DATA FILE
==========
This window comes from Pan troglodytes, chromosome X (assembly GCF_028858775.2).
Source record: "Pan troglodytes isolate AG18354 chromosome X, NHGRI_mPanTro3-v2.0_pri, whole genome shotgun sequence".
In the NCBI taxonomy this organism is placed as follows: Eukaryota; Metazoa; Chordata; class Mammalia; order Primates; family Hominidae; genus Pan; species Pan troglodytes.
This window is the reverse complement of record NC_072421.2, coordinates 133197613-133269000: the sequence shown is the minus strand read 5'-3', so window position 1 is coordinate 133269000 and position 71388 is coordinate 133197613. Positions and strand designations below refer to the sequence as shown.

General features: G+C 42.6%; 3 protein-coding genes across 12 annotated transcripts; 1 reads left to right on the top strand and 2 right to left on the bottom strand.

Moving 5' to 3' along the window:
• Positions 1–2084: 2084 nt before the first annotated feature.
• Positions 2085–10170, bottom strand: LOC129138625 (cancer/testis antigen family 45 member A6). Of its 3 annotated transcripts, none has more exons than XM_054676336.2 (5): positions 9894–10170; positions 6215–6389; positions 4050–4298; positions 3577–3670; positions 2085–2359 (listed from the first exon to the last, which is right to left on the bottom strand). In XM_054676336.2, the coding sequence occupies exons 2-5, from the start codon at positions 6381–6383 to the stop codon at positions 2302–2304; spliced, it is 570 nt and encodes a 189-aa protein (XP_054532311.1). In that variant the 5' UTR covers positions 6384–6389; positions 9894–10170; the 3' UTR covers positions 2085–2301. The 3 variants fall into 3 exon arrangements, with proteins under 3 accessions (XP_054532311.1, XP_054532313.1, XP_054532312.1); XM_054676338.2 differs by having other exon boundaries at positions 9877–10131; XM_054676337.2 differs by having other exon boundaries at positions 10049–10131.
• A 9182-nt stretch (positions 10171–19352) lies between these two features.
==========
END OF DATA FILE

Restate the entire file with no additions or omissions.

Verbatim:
This window comes from Pan troglodytes, chromosome X (assembly GCF_028858775.2).
Source record: "Pan troglodytes isolate AG18354 chromosome X, NHGRI_mPanTro3-v2.0_pri, whole genome shotgun sequence".
In the NCBI taxonomy this organism is placed as follows: Eukaryota; Metazoa; Chordata; class Mammalia; order Primates; family Hominidae; genus Pan; species Pan troglodytes.
This window is the reverse complement of record NC_072421.2, coordinates 133197613-133269000: the sequence shown is the minus strand read 5'-3', so window position 1 is coordinate 133269000 and position 71388 is coordinate 133197613. Positions and strand designations below refer to the sequence as shown.

General features: G+C 42.6%; 3 protein-coding genes across 12 annotated transcripts; 1 reads left to right on the top strand and 2 right to left on the bottom strand.

Moving 5' to 3' along the window:
• Positions 1–2084: 2084 nt before the first annotated feature.
• Positions 2085–10170, bottom strand: LOC129138625 (cancer/testis antigen family 45 member A6). Of its 3 annotated transcripts, none has more exons than XM_054676336.2 (5): positions 9894–10170; positions 6215–6389; positions 4050–4298; positions 3577–3670; positions 2085–2359 (listed from the first exon to the last, which is right to left on the bottom strand). In XM_054676336.2, the coding sequence occupies exons 2-5, from the start codon at positions 6381–6383 to the stop codon at positions 2302–2304; spliced, it is 570 nt and encodes a 189-aa protein (XP_054532311.1). In that variant the 5' UTR covers positions 6384–6389; positions 9894–10170; the 3' UTR covers positions 2085–2301. The 3 variants fall into 3 exon arrangements, with proteins under 3 accessions (XP_054532311.1, XP_054532313.1, XP_054532312.1); XM_054676338.2 differs by having other exon boundaries at positions 9877–10131; XM_054676337.2 differs by having other exon boundaries at positions 10049–10131.
• A 9182-nt stretch (positions 10171–19352) lies between these two features.